Protect The Protector. The Challenges of the Nigeria Police Force

    A lecture presented at Asaba, on the 3rd of June, 2021, at the South-South Zone Conference of the Police Community Relations Committee.


    To protect is to prevent destruction, desecration, and annihilation of a person, thing, idea, system, or structure.

    A protector plays the above roles.

    How do we relate this to the Nigeria Police Force? Constitutionally, the Nigeria Police Force is expected to maintain law and order, maintain peace, prevent criminality, and maintain the security of lives and property.

    The #EndSARS protests with the burning of police stations and the recent attack on police formations in the Eastern part of Nigeria and other parts of the country, makes this topic very relevant. It is a culmination of the deep-seated animosity between the Nigerian populace and the Nigeria Police Force.

    The mantra of the police that is tagged, “The police is your friend”, has not been realised in Nigeria. I grew up hearing my uncles and adult males running into the rubber plantations and nearby bushes when tax policemen came to our village, Ofuoma, near Ughelli. I still noticed that anytime police officers come to any community, citizens flee because of indiscriminate arrests, even after armed robbers and criminals have left the scene.

    Who is the protector protecting and why is there the need to protect the protector?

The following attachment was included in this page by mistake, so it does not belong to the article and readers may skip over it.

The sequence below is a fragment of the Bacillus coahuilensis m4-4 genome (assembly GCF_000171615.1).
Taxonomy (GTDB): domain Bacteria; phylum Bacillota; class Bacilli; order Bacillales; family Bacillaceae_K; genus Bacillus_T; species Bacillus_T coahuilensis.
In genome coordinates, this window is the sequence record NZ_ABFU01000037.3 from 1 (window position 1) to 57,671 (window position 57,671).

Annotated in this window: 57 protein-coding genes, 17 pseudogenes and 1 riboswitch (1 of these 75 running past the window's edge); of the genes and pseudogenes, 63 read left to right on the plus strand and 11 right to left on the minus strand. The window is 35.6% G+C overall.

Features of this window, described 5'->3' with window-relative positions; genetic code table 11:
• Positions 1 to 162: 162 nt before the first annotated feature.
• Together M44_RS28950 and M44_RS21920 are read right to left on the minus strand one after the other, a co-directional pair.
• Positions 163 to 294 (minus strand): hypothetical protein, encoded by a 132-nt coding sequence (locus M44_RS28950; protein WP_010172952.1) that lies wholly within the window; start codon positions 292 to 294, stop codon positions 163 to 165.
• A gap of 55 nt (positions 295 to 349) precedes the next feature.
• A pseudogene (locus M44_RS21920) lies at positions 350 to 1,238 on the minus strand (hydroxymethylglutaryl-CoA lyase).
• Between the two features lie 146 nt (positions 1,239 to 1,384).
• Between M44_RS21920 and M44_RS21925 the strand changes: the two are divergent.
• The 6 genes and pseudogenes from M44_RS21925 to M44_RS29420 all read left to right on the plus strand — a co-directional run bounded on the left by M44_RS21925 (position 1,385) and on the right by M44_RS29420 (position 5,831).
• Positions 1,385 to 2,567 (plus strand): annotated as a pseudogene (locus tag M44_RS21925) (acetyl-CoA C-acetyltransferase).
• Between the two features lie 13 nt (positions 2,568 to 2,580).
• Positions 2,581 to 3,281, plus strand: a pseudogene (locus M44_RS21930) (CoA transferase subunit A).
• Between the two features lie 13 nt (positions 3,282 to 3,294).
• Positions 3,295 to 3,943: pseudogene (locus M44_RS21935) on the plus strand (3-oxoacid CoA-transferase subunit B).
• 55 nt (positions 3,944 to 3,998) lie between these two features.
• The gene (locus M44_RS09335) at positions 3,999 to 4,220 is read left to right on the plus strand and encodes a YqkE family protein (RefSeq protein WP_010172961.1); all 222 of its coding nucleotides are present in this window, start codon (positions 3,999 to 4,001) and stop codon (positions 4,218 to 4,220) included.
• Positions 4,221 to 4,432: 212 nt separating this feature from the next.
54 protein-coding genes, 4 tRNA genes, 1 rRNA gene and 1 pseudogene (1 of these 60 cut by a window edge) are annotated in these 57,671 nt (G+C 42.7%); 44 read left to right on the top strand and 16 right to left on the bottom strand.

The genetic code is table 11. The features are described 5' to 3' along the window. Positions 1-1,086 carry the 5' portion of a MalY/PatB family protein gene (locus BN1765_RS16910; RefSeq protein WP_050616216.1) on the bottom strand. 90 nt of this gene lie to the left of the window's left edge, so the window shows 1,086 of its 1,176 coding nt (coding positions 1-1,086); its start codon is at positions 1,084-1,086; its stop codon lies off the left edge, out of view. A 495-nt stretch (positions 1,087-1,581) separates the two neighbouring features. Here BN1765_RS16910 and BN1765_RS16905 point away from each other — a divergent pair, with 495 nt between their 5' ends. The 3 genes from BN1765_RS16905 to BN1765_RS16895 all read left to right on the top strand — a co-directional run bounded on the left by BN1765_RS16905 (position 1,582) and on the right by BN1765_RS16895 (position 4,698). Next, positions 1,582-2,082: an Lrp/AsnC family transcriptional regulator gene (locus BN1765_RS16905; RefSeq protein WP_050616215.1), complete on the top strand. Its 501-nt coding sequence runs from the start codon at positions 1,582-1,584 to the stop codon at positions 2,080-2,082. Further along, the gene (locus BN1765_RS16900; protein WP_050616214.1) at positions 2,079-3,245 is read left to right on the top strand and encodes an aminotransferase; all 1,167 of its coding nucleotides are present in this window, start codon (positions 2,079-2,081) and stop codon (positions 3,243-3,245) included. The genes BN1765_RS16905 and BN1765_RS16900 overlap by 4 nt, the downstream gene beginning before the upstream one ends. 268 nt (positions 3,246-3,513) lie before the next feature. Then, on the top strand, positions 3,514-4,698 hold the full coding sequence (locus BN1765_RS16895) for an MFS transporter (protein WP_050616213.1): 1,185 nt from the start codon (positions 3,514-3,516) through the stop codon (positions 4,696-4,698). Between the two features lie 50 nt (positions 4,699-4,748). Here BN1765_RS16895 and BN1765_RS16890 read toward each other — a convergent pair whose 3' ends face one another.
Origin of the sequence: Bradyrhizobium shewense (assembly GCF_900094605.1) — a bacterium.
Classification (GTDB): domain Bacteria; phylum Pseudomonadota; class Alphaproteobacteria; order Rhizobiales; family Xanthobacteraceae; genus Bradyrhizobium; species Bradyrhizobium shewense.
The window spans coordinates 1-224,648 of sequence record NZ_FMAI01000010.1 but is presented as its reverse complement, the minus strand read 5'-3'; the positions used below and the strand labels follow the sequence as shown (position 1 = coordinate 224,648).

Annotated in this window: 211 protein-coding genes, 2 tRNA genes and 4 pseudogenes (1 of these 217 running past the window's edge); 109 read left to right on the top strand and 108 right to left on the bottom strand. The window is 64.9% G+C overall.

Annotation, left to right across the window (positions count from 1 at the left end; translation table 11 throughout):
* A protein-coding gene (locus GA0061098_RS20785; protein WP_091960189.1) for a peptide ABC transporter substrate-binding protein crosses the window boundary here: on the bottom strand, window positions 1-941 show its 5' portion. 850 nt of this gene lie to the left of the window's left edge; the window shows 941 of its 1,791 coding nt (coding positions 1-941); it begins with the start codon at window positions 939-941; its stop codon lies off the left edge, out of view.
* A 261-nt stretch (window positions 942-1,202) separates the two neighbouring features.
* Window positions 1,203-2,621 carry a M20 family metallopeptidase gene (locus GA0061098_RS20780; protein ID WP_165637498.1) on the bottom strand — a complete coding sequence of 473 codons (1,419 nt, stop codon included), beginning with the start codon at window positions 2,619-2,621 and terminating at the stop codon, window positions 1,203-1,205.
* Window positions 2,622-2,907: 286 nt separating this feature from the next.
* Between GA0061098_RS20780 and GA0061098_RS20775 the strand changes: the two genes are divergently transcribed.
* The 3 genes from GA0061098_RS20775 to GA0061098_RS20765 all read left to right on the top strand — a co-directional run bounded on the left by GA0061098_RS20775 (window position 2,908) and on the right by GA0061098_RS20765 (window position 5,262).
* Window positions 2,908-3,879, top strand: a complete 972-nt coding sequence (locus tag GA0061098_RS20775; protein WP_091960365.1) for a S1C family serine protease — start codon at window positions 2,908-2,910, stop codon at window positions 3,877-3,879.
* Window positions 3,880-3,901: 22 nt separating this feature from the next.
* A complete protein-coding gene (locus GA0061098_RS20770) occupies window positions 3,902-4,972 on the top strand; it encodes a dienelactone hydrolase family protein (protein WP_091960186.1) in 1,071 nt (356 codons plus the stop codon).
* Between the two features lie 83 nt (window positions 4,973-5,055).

Dr Folake Adebisi, writing on January 8, 2018, said that there can be no significant reformation of the Nigeria Police Force without tracing the history of the formation of the Nigeria Police Force from colonial times. The police constabularies that were established in the North, especially Lokoja, and then-Lagos and Calabar were established by the Royal Niger Company to protect their interests. They needed African collaborators and a police force to establish law and order. According to her, before you colonize a people, you must first see their territory as a no-man’s land and the people as sub-humans, whose way of life must be replaced and their voices and resistance suppressed forcefully and brutally, by using these Africans in these constabularies. She mentioned the brutal suppression of the Egba riots of 1918, where several lives were lost, and the 1929 Women’s Tax Riots at Aba. Maintenance of law and order and the protection of lives and property was at the expense of the natives, who are now the people. At Independence, this culture continued, and is still prevalent to date.

    Who and what is really being protected?

    Is it the pastor like me, who sells stickers and handkerchiefs to his members, but moves around with armed policemen? Or is it the two young men, sons of a king, who were killed with their two mobile policemen still seated with their seat belts fastened at Warri? What are those two young men doing to buy GLK Mercedes Benz SUVs? Is it the corrupt politician that has refused to execute the contract for the health centre in his community, that the youths are angry with, that goes around with a Toyota Hilux filled with armed policemen, but there is no functional police van in his community?

    In 1910, 27% of the expenditure in the Nigerian colony went to securing the colony against dissent.

    There is the need to deliberately make the communities where the police commands are located, feel and realize that the police stations and commands exist to protect them. It is tragic and very annoying for the citizens to see a politician come with police escorts to carry away their ballot boxes, or stay away or look the other way when a criminal act is committed against them.